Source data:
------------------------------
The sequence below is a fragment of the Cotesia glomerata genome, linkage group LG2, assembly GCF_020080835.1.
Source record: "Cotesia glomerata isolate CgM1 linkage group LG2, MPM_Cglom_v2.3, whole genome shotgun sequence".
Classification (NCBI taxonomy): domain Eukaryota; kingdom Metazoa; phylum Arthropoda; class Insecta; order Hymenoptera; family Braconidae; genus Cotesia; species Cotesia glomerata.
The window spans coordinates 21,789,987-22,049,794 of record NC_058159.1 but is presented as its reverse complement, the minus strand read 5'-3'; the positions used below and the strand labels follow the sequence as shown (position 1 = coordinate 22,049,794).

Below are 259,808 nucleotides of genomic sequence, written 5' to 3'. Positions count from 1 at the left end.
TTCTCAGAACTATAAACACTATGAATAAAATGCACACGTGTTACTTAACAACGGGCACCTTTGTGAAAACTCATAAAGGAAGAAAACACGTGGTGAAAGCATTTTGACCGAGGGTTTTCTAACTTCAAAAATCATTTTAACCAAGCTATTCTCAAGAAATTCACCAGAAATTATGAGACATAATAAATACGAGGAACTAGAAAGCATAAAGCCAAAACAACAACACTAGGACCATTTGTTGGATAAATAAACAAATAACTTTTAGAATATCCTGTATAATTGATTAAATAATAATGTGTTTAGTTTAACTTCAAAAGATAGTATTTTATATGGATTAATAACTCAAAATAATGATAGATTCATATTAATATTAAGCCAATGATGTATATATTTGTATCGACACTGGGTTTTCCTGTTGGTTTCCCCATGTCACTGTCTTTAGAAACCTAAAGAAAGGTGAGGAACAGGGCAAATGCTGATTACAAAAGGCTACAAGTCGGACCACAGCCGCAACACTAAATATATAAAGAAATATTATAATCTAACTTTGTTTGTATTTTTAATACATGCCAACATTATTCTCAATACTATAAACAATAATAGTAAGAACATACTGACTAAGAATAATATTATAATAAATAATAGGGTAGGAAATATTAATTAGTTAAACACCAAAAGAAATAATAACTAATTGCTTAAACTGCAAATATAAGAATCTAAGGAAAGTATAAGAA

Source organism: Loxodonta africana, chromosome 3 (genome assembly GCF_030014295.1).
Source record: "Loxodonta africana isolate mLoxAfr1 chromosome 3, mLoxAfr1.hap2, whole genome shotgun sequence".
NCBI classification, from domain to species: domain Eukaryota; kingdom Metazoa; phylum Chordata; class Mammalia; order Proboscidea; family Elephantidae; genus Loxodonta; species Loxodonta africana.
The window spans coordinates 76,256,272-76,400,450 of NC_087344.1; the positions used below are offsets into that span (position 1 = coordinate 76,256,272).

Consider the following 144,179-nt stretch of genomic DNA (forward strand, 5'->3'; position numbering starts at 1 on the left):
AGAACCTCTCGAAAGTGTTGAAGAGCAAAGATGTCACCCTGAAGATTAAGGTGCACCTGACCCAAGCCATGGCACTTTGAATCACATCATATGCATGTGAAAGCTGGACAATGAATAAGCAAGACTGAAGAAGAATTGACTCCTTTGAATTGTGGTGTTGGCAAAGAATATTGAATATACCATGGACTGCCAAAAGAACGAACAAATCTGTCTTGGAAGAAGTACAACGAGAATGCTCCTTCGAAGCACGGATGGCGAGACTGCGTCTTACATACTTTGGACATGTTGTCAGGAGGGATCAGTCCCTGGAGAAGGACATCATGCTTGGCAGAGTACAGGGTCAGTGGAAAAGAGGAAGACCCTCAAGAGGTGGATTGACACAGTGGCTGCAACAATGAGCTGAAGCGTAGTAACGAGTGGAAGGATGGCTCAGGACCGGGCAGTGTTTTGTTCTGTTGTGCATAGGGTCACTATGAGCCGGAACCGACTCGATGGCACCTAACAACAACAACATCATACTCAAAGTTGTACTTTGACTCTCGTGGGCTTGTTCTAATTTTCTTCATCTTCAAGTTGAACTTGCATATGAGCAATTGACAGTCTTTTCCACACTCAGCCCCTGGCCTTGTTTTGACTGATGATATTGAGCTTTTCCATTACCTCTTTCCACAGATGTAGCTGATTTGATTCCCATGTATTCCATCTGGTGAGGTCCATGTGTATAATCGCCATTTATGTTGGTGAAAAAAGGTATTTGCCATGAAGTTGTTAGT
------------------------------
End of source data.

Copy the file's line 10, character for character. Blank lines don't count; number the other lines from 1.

The window spans coordinates 76,256,272-76,400,450 of NC_087344.1; the positions used below are offsets into that span (position 1 = coordinate 76,256,272).